Apples come in so many different varieties it is almost overwhelming just thinking about it. If you have never been apple picking I strongly urge you to go. Whether it is in your own back yard or at a nearby farm, nothing beats scouring the trees for the best and the brightest. When making apple butter I like to use a mixture of both sweet and tart apples to create a perfect balance. This time around I used sweet gala apples and tart crabapples, but feel free to experiment with your own local varieties. Apples, in general, are thought of as a health food. They always say "an apple a day keeps the doctor away", but who says they have to taste likewise? Most apples contain phytonutrients which help regulate blood sugar and reduce the risk of diabetes. Additionally, the polyphenols or antioxidants within apples have been found to decrease the oxidation of fats within the cell membrane. This accumulation of fat within the bloodstream is the leading cause of heart attacks today. Apples also provide a healthy amount of fiber and vitamin C. So when you are craving something sweet reach for an apple instead of that piece of cake, it will fill you up and keep you satisfied.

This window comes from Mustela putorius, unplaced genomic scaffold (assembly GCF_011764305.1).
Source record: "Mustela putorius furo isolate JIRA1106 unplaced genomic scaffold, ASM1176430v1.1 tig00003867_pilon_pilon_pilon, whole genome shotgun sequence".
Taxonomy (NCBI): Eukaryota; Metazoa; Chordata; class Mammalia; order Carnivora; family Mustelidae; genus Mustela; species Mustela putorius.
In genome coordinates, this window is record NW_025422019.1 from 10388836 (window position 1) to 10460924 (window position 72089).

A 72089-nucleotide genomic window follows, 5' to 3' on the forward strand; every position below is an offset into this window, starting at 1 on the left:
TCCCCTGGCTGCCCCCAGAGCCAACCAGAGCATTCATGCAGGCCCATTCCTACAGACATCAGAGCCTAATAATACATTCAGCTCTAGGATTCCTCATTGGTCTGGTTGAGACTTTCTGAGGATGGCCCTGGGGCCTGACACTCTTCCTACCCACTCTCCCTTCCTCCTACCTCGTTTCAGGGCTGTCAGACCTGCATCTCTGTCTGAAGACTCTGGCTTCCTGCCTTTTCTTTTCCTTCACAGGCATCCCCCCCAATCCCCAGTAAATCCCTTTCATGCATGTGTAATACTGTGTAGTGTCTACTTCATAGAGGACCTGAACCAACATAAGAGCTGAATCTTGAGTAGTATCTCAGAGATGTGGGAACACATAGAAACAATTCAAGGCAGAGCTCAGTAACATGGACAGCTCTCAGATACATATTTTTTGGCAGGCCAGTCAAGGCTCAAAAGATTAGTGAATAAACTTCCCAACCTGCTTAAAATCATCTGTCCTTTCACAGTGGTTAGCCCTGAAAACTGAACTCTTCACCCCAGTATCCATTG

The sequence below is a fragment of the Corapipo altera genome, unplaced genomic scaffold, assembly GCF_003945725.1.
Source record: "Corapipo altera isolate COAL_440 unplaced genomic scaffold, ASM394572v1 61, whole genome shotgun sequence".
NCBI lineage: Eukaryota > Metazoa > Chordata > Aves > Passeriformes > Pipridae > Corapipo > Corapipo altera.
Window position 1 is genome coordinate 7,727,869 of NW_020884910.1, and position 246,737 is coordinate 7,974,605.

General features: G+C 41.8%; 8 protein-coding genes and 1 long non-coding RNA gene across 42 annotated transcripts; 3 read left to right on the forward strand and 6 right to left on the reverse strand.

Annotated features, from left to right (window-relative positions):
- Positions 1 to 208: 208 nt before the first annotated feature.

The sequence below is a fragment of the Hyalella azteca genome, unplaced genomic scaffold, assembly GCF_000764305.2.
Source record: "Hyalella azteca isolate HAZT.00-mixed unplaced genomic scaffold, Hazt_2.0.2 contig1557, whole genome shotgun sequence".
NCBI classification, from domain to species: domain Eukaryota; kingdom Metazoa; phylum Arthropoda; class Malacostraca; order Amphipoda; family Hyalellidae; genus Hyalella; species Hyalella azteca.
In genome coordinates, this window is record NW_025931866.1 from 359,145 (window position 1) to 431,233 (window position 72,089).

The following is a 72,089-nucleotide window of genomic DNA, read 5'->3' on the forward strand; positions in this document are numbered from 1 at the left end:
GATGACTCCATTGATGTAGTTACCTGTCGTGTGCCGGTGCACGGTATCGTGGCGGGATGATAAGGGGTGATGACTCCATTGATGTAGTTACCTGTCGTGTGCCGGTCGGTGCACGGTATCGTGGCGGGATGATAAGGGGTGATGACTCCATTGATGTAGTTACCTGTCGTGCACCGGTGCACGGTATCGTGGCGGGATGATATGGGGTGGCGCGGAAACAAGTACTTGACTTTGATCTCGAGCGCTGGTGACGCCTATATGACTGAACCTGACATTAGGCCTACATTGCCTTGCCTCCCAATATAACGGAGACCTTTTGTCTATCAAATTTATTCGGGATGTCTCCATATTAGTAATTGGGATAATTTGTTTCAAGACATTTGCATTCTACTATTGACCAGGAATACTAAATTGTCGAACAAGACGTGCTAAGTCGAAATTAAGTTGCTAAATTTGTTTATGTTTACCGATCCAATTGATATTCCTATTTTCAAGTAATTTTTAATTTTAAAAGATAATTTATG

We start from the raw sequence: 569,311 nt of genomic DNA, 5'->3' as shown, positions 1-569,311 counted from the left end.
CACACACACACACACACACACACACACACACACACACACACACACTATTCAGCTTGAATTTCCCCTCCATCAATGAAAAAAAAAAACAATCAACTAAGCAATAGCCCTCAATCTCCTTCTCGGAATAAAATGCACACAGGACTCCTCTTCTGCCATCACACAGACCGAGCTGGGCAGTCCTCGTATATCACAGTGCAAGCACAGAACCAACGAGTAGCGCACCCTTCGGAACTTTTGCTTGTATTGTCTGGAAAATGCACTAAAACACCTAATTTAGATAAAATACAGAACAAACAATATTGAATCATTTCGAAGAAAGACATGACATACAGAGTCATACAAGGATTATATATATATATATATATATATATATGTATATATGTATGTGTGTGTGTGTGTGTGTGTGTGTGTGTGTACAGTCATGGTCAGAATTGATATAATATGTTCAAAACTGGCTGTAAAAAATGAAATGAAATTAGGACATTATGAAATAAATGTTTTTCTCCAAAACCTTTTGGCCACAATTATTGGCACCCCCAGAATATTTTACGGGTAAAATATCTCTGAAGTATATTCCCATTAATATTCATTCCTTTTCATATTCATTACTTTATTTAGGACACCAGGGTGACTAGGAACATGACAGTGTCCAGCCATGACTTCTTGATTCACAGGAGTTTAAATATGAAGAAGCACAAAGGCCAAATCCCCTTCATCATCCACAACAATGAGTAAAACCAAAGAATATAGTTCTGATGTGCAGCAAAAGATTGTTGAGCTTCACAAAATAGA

Naked Apple Butter
4 1/2 cups chopped apples (I used part sweet apples and part crabapples)
about 1/4 cup coconut sugar (or more depending on how sweet your apples are)
about 1 tsp ground cinnamon
about 1/4 tsp ground nutmeg
a pinch ground cloves
Peel and chop your apples into large chunks. Next, add the apple chunks to a large pot along with about 1/2 cup filtered water. Heat the pot on high until the water begins to steam, then lower the heat to medium low and cover with a lid. Make sure to frequently stir the apples to prevent burning.
After about 5 minutes of steaming, begin mashing the apples with a potato masher. Not all the apples will be soft at this point but keep mashing anyway. Continue to stir and mash until the apples are very soft and smooth. Add more water if necessary. If you desire, you can pour this mixture into the blender to make sure there are not any leftover lumps (I didn't since I don't mind the small pieces).
Now, stir in the sugar and spices. Taste your apple butter (without burning yourself) and add more sugar if needed. This recipe keeps in a sealed glass jars for about 2 weeks. Enjoy!
*I have had great success with canning this recipe. I doubled the recipe and followed the canning instructions for apples in my canner manual, perfect to enjoy all winter!